Although I don’t have time to grow veg, I do like to cultivate herbs. Herbs are so wonderful – they look gorgeous, they smell wonderful and they are delicious too.
If you intend to grow some herbs this year, now is the time to start planning and, if you can, sowing seeds indoors or in the greenhouse.
I made a list of some of the prettiest herbs I could think of and thought I’d share that with you as you might like to try something new.
Rich blue, for salads and summer drinks, it grows like wildfire in this part of the world!
That lovely soft purple, for scent, pot-pourri and also cooking
Vivid reds and yellows, easy to grow and lovely to add pepperiness and beauty to a salad or garnish
Purple, for medicines and crystalised decorations
White and fragrant for wines, cordials and favouring fruit dishes. Again, grow freely everywhere!
Pot marigolds or calendulas
Vivid orange for salads, pot-pourri and food colouring
At a pinch, you can justify carrot cake as being good for you – at least this is an excuse for taking a good many calories on board! But the flavour is worth it.
You will need:
To make one cake
- 2-3 scented geranium leaves (preferably with a lemon scent
- 225g/8oz cups icing sugar
- 115g/4oz self-raising flour
- 1 tsp bicarbonate of soda
- ½ tsp ground cinnamon
- ½ tsp ground cloves
- 200g/7oz soft brown sugar
- 225g/8oz grated carrot
- 150g/5oz sultanas
- 150g/5oz finely shopped preserved stem ginger
- 150g/5oz pecan nuts
- 150g/5oz sunflower oil
- 2 eggs, lightly beaten
- Butter to grease tin
Cream cheese topping
- 30g/1/4 oz softened butter
- 1 tsp grated lemon rind
- Put the geraniums leaves, torn into small to medium-sized pieces, in a small bowl and mix with the icing sugar. Leave in a warm place overnight for the sugar to take up the scent of the leaves.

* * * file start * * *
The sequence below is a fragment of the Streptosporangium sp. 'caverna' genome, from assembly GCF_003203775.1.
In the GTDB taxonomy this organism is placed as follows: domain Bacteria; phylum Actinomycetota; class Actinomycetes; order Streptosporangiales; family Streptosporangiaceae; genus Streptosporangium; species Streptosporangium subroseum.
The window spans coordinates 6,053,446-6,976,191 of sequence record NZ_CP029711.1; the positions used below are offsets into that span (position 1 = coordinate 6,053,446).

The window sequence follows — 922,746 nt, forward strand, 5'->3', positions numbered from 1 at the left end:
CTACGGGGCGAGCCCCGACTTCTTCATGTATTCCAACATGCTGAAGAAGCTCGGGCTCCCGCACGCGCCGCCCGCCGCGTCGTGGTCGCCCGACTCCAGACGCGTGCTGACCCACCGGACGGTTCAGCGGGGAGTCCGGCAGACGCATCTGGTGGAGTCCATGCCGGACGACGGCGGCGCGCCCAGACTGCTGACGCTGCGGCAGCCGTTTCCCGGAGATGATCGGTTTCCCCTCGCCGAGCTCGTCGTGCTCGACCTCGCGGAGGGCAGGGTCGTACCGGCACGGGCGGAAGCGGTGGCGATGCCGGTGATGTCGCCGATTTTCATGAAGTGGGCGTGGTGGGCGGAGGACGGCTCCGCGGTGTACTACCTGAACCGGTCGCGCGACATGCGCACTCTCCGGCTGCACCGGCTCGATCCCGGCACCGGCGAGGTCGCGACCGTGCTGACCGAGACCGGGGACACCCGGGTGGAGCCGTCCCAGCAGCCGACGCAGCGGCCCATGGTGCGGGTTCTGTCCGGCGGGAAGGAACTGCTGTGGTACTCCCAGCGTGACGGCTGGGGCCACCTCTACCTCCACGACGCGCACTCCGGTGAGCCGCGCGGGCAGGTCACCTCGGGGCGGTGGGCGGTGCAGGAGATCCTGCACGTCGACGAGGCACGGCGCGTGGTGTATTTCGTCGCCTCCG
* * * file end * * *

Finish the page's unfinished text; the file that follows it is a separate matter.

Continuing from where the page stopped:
- Sift the flour, soda and spices together. Add the soft brown sugar, carrots, sultanas, ginger and pecans. Stir well then add the oil and beaten eggs. Mix with an electric beater for about 5 minutes, or 10-15 minutes longer by hand.
- Preheat the oven to 180ºC/350ºF/gas 4. Grease a 13 x 23cm/5 x 9 in loaf tin, line the base with greaseproof paper, and then grease the paper. Pour the mixture into the pan and bake for about 1 hour. Remove the cake from the oven, leave to stand for a few minutes, and then turn it out on to a wire rack to cool.
- While the cake is cooling, make the cream cheese topping. Remove the pieces of geranium leaf from the icing sugar and discard them. Place the cream cheese, butter and lemon rind in a bowl. Using an electric beater or a wire whisk, gradually add the icing sugar, beating well until smooth
- Once the cake has cooled, cover the top with the cream cheese mixture…. And enjoy!
When the first daffodils start to appear, I know that spring is really here.
Here in Devon they have been out for a few weeks and not only are people’s gardens full of them, but there are a few wild ones in the banks and hedgerows around the lanes nearby. Absolutely beautiful.
Daffodils are hugely cheering, their rich yellow colour and their open faces just seem to brighten your mood. You may not think of daffodils as a particularly scented flower – but they do have quite a strong perfume. I had some in my office last year and, having left the door closed overnight, I was amazed at the lovely strong aroma that greeted me the next morning!
Daffodils belong to the genus Narcissus, so we shouldn’t be surprised they smell lovely, but it’s a less heady smell than narcissi, lighter and brighter somehow.
I have pressed daffodils successfully. You can press the whole flower for smaller species like narcissi and the lovely mini Tom Thumbs etc, but for the larger ones I usually cut them in half and then press them to give a sideways profile of the trumpet. You can also dry them in silica powder/crystals although they do reabsorb the moisture eventually they are a fun project to play with!
A very popular flower they even have their own society established back in 1898!